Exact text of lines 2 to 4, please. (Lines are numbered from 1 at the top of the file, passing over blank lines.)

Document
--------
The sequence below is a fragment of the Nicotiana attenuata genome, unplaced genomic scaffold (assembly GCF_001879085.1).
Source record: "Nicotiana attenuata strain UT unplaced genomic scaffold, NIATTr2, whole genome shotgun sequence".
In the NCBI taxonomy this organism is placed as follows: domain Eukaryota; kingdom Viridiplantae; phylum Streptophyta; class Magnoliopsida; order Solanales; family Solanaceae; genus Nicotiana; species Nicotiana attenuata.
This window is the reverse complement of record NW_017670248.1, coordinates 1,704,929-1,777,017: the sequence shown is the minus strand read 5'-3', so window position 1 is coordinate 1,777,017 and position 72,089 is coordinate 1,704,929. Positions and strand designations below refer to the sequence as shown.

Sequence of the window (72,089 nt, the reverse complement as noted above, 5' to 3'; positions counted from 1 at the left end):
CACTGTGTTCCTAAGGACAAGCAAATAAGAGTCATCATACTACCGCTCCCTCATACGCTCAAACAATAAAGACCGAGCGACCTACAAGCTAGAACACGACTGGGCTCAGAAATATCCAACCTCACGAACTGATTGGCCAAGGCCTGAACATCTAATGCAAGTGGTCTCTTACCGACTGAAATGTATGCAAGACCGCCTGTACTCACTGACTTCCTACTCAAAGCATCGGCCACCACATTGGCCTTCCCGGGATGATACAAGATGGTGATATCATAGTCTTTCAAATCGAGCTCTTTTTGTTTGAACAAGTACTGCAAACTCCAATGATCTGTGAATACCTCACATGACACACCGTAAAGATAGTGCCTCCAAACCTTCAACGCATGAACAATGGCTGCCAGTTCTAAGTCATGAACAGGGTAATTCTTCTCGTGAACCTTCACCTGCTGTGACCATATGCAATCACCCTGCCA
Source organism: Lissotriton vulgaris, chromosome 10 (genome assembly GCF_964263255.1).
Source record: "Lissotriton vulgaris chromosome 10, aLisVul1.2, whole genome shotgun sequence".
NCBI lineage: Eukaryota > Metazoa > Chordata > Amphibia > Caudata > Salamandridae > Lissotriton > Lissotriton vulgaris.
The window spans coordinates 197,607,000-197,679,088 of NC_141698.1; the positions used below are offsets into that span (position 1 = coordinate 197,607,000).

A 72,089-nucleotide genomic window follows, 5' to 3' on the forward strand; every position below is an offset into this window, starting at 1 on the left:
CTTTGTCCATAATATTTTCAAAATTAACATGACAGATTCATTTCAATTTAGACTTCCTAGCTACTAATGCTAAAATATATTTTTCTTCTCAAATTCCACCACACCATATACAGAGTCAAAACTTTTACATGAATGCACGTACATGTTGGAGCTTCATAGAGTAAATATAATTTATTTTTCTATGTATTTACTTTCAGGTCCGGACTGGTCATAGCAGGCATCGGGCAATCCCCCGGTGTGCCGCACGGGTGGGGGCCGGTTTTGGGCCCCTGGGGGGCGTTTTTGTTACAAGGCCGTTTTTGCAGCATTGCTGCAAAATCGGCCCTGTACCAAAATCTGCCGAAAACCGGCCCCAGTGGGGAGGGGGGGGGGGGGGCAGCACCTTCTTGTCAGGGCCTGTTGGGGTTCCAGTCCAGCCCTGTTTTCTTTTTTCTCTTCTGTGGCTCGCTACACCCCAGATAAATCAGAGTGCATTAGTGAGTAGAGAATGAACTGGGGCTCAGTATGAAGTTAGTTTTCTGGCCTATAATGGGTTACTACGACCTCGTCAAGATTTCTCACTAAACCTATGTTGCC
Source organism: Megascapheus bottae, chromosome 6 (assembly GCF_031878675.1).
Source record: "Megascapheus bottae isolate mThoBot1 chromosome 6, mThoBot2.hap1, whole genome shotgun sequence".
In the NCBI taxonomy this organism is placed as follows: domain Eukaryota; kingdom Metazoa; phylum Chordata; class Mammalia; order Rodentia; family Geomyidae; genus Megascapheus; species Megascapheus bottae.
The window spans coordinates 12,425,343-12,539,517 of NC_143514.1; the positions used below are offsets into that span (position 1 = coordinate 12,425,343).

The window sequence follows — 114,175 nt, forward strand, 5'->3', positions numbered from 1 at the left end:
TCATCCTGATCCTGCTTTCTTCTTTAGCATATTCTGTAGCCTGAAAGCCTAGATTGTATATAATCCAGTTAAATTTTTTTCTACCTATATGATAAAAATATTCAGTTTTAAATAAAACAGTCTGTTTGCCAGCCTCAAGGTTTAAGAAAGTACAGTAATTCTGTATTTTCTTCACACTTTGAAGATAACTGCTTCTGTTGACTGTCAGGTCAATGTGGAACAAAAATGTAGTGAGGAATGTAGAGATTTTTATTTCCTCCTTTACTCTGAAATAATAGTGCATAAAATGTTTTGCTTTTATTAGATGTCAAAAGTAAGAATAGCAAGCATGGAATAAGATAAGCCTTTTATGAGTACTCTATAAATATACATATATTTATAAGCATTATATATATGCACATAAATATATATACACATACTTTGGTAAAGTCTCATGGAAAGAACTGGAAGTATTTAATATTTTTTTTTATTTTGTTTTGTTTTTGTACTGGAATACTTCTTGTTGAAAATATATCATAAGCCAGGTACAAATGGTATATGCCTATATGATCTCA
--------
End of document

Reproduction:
Source record: "Nicotiana attenuata strain UT unplaced genomic scaffold, NIATTr2, whole genome shotgun sequence".
In the NCBI taxonomy this organism is placed as follows: domain Eukaryota; kingdom Viridiplantae; phylum Streptophyta; class Magnoliopsida; order Solanales; family Solanaceae; genus Nicotiana; species Nicotiana attenuata.
This window is the reverse complement of record NW_017670248.1, coordinates 1,704,929-1,777,017: the sequence shown is the minus strand read 5'-3', so window position 1 is coordinate 1,777,017 and position 72,089 is coordinate 1,704,929. Positions and strand designations below refer to the sequence as shown.